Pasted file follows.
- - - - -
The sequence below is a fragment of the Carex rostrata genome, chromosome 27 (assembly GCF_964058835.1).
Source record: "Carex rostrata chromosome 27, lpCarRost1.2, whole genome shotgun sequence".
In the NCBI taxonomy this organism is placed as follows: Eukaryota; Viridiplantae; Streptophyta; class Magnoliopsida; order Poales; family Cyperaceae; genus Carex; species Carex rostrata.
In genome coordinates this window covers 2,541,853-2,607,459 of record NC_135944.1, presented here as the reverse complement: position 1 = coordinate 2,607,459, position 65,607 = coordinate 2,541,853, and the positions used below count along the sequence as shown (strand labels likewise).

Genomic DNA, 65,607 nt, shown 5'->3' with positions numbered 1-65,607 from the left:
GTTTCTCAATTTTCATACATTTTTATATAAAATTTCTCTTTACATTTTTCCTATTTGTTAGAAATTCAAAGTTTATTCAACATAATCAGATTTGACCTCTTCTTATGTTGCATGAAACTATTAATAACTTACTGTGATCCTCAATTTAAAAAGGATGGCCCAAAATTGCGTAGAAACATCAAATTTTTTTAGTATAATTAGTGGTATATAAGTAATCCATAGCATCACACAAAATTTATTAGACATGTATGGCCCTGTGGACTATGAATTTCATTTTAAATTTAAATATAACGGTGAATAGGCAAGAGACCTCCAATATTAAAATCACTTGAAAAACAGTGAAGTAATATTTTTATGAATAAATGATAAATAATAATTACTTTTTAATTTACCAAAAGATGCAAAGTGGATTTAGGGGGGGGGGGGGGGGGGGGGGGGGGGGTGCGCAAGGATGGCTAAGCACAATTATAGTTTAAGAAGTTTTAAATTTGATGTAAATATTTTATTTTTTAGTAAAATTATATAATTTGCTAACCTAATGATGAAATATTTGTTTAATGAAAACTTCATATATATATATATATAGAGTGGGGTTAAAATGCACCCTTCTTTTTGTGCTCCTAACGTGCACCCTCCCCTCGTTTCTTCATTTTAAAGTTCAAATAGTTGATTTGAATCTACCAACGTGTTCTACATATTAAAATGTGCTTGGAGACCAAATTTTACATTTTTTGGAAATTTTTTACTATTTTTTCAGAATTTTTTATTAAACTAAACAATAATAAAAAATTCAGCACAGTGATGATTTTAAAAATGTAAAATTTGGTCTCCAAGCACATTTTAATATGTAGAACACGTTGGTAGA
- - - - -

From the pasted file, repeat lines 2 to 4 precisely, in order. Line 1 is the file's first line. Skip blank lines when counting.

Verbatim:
Source record: "Carex rostrata chromosome 27, lpCarRost1.2, whole genome shotgun sequence".
In the NCBI taxonomy this organism is placed as follows: Eukaryota; Viridiplantae; Streptophyta; class Magnoliopsida; order Poales; family Cyperaceae; genus Carex; species Carex rostrata.
In genome coordinates this window covers 2,541,853-2,607,459 of record NC_135944.1, presented here as the reverse complement: position 1 = coordinate 2,607,459, position 65,607 = coordinate 2,541,853, and the positions used below count along the sequence as shown (strand labels likewise).